Miami Industry Leaders Discuss Fine Dining, the Next Wynwood, and Making an Impact
“I’m tired of being a pioneer,” Jeremiah Bullfrog said to an enthusiastic audience last week at the Langford Hotel. The Gastropod chef/owner was one of five panelists invited by Disrupt Miami — a monthly speaker series that connects like-minded individuals with local innovators helping to shape the Magic City’s future — to discuss the city’s ever-evolving culinary scene. He was responding to the question on everyone’s mind: Where is the next Wynwood? Joining him in the discussion were Guillermo Concha of PB Station, Freddy Kaufmannof Proper Sausages, William Crandall of Izzy’s Fish & Oyster, and Julie Frans of Seed Food & Wine Festival and Slow Foods. Chat Chow TV‘s Gio Gutierrez was the moderator.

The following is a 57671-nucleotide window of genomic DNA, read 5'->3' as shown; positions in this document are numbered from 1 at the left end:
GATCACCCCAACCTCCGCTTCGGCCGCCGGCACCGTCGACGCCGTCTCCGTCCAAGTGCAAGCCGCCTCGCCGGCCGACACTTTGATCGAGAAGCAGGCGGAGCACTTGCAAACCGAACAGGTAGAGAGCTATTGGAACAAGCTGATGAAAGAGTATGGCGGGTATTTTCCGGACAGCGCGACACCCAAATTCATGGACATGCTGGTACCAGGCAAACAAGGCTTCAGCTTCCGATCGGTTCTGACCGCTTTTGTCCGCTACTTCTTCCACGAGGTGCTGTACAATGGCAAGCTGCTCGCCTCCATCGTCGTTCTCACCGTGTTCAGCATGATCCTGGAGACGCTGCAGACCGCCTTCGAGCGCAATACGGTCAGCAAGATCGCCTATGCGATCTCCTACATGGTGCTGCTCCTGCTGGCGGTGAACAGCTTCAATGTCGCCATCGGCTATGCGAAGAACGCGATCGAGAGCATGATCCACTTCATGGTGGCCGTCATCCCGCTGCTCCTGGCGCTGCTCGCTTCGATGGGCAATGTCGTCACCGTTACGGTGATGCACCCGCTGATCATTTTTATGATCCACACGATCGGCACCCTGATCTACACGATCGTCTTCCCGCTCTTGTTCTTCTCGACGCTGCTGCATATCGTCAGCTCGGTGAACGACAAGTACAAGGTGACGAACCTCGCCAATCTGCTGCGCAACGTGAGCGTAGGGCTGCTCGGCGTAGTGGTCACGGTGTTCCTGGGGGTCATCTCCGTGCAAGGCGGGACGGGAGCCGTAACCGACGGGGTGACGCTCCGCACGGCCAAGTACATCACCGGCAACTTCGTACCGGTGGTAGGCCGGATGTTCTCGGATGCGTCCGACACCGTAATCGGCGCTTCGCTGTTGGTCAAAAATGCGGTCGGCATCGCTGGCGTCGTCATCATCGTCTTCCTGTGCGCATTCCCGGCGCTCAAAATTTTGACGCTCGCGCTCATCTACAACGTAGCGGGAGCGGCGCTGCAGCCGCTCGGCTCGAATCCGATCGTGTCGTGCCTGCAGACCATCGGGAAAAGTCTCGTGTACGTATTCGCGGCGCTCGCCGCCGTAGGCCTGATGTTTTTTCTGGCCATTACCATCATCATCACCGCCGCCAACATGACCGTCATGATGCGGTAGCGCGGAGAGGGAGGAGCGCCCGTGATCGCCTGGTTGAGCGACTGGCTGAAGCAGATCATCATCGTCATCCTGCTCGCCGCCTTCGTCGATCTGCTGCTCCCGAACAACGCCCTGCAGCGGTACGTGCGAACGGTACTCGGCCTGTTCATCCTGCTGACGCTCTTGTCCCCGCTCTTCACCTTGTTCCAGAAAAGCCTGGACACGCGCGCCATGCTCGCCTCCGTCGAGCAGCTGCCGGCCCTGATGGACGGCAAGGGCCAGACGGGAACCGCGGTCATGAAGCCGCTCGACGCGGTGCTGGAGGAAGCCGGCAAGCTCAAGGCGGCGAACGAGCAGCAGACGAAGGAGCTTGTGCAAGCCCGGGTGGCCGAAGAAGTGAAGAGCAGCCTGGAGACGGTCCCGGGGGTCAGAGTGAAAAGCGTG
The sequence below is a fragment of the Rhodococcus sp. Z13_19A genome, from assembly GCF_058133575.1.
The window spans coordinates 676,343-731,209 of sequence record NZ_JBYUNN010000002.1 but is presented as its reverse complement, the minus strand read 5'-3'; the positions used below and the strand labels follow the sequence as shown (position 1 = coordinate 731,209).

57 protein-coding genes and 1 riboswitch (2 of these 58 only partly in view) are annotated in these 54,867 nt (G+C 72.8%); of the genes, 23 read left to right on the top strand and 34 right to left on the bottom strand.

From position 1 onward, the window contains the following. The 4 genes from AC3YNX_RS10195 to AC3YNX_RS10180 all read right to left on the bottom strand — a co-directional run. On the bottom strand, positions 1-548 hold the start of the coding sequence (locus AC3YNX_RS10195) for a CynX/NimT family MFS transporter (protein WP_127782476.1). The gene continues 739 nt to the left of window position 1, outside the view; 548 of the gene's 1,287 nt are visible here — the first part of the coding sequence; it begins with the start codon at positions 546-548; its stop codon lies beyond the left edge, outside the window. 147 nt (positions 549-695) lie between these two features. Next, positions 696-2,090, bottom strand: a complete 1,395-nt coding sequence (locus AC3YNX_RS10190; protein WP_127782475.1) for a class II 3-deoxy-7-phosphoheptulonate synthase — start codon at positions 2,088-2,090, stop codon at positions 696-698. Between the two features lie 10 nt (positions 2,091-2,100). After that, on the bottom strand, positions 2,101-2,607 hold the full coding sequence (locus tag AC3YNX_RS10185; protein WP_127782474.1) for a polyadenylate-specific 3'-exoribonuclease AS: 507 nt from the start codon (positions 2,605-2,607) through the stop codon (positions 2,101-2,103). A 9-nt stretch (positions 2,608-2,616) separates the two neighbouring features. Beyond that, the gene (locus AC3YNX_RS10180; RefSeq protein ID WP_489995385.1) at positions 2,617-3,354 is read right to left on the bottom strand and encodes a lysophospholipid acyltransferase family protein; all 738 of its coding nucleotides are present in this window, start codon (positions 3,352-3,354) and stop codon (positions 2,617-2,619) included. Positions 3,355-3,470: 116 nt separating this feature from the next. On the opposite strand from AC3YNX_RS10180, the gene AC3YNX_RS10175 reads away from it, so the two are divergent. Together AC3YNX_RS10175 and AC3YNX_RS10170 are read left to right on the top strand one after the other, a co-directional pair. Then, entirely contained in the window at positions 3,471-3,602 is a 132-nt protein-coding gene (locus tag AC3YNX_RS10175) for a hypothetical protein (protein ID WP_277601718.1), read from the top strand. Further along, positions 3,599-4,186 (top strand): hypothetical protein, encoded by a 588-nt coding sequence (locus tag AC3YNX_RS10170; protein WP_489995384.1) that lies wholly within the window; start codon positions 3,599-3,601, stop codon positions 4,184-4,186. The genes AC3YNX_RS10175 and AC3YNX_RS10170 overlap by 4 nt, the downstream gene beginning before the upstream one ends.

The group’s consensus was that Wynwood — Miami’s “Brooklyn,” as Bullfrog calls it — can’t be replicated because, unlike other neighborhoods, it was an empty slate. Besides, to call an area the next Wynwood limits creativity, said Proper Sausages’ Kaufmann. Instead, he thinks we should concentrate on how to enhance each neighborhood’s existing charm or come up with novel ways of breathing life into other areas of the city. That said, the panelists agreed that pockets of Miami are in the midst of developing strong culinary identities, such as downtown, Coconut Grove, Little Havana, Little River, and Little Haiti.
And although Bullfrog doesn’t want to be the first one to take a chance on a new neighborhood, PB Station’s Concha called the Langford Hotel and the Pubbelly Boys pioneers for opening a sophisticated restaurant in downtown Miami. “I think as a chef and a small-business owner, there’s no greater satisfaction than when you start something and build it,” he told the crowd. For his part, Izzy’s Fish & Oyster’s Crandall believes the real “pioneers” are the customers who venture to try a restaurant in a developing part of town and continue to support it as the area flourishes.